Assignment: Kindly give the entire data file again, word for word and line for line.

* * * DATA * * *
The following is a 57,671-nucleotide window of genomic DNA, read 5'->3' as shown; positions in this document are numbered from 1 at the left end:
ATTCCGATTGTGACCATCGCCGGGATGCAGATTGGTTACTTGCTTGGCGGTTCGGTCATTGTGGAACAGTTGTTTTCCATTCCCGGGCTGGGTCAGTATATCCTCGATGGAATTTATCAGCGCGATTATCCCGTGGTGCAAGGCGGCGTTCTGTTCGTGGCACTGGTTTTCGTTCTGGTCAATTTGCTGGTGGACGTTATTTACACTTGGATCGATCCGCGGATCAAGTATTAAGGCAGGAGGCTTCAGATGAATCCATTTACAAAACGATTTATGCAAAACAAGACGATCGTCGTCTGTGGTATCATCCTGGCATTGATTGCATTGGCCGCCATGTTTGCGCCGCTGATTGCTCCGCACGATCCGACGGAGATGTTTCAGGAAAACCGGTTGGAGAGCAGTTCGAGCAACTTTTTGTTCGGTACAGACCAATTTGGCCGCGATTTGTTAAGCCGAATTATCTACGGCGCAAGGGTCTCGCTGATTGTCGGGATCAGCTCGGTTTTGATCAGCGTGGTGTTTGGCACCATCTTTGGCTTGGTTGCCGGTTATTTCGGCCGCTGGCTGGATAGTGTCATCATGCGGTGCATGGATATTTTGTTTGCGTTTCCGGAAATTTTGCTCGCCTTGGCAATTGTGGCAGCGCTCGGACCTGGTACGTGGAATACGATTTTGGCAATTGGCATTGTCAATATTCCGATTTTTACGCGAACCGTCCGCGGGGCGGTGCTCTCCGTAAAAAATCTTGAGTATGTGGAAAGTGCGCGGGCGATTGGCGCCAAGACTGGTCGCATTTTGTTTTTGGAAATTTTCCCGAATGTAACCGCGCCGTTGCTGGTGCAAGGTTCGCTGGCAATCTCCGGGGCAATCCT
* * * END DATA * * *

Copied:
The following is a 57,671-nucleotide window of genomic DNA, read 5'->3' as shown; positions in this document are numbered from 1 at the left end:
ATTCCGATTGTGACCATCGCCGGGATGCAGATTGGTTACTTGCTTGGCGGTTCGGTCATTGTGGAACAGTTGTTTTCCATTCCCGGGCTGGGTCAGTATATCCTCGATGGAATTTATCAGCGCGATTATCCCGTGGTGCAAGGCGGCGTTCTGTTCGTGGCACTGGTTTTCGTTCTGGTCAATTTGCTGGTGGACGTTATTTACACTTGGATCGATCCGCGGATCAAGTATTAAGGCAGGAGGCTTCAGATGAATCCATTTACAAAACGATTTATGCAAAACAAGACGATCGTCGTCTGTGGTATCATCCTGGCATTGATTGCATTGGCCGCCATGTTTGCGCCGCTGATTGCTCCGCACGATCCGACGGAGATGTTTCAGGAAAACCGGTTGGAGAGCAGTTCGAGCAACTTTTTGTTCGGTACAGACCAATTTGGCCGCGATTTGTTAAGCCGAATTATCTACGGCGCAAGGGTCTCGCTGATTGTCGGGATCAGCTCGGTTTTGATCAGCGTGGTGTTTGGCACCATCTTTGGCTTGGTTGCCGGTTATTTCGGCCGCTGGCTGGATAGTGTCATCATGCGGTGCATGGATATTTTGTTTGCGTTTCCGGAAATTTTGCTCGCCTTGGCAATTGTGGCAGCGCTCGGACCTGGTACGTGGAATACGATTTTGGCAATTGGCATTGTCAATATTCCGATTTTTACGCGAACCGTCCGCGGGGCGGTGCTCTCCGTAAAAAATCTTGAGTATGTGGAAAGTGCGCGGGCGATTGGCGCCAAGACTGGTCGCATTTTGTTTTTGGAAATTTTCCCGAATGTAACCGCGCCGTTGCTGGTGCAAGGTTCGCTGGCAATCTCCGGGGCAATCCT